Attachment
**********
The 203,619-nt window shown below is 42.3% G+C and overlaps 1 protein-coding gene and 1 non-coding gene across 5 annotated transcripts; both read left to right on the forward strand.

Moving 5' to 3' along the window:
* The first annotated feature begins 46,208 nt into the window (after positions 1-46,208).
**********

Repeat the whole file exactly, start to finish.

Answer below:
The 203,619-nt window shown below is 42.3% G+C and overlaps 1 protein-coding gene and 1 non-coding gene across 5 annotated transcripts; both read left to right on the forward strand.

Moving 5' to 3' along the window:
* The first annotated feature begins 46,208 nt into the window (after positions 1-46,208).